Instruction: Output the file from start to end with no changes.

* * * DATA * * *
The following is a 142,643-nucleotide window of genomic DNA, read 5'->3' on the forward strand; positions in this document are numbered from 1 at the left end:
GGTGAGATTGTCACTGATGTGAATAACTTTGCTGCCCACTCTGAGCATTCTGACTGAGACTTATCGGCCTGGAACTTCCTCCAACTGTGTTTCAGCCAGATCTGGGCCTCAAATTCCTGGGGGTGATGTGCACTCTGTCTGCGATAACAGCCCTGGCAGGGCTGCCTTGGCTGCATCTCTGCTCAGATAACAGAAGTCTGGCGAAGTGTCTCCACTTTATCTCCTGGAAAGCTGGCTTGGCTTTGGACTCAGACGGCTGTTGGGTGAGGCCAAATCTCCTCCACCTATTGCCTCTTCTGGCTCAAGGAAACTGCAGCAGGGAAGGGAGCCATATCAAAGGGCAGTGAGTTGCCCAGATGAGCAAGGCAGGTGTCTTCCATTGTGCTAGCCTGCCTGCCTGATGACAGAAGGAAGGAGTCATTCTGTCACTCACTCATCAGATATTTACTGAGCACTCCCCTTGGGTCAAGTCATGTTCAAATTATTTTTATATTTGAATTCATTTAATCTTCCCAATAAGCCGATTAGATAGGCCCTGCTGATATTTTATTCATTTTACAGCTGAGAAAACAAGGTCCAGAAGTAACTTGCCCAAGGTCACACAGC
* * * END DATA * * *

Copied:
The following is a 142,643-nucleotide window of genomic DNA, read 5'->3' on the forward strand; positions in this document are numbered from 1 at the left end:
GGTGAGATTGTCACTGATGTGAATAACTTTGCTGCCCACTCTGAGCATTCTGACTGAGACTTATCGGCCTGGAACTTCCTCCAACTGTGTTTCAGCCAGATCTGGGCCTCAAATTCCTGGGGGTGATGTGCACTCTGTCTGCGATAACAGCCCTGGCAGGGCTGCCTTGGCTGCATCTCTGCTCAGATAACAGAAGTCTGGCGAAGTGTCTCCACTTTATCTCCTGGAAAGCTGGCTTGGCTTTGGACTCAGACGGCTGTTGGGTGAGGCCAAATCTCCTCCACCTATTGCCTCTTCTGGCTCAAGGAAACTGCAGCAGGGAAGGGAGCCATATCAAAGGGCAGTGAGTTGCCCAGATGAGCAAGGCAGGTGTCTTCCATTGTGCTAGCCTGCCTGCCTGATGACAGAAGGAAGGAGTCATTCTGTCACTCACTCATCAGATATTTACTGAGCACTCCCCTTGGGTCAAGTCATGTTCAAATTATTTTTATATTTGAATTCATTTAATCTTCCCAATAAGCCGATTAGATAGGCCCTGCTGATATTTTATTCATTTTACAGCTGAGAAAACAAGGTCCAGAAGTAACTTGCCCAAGGTCACACAGC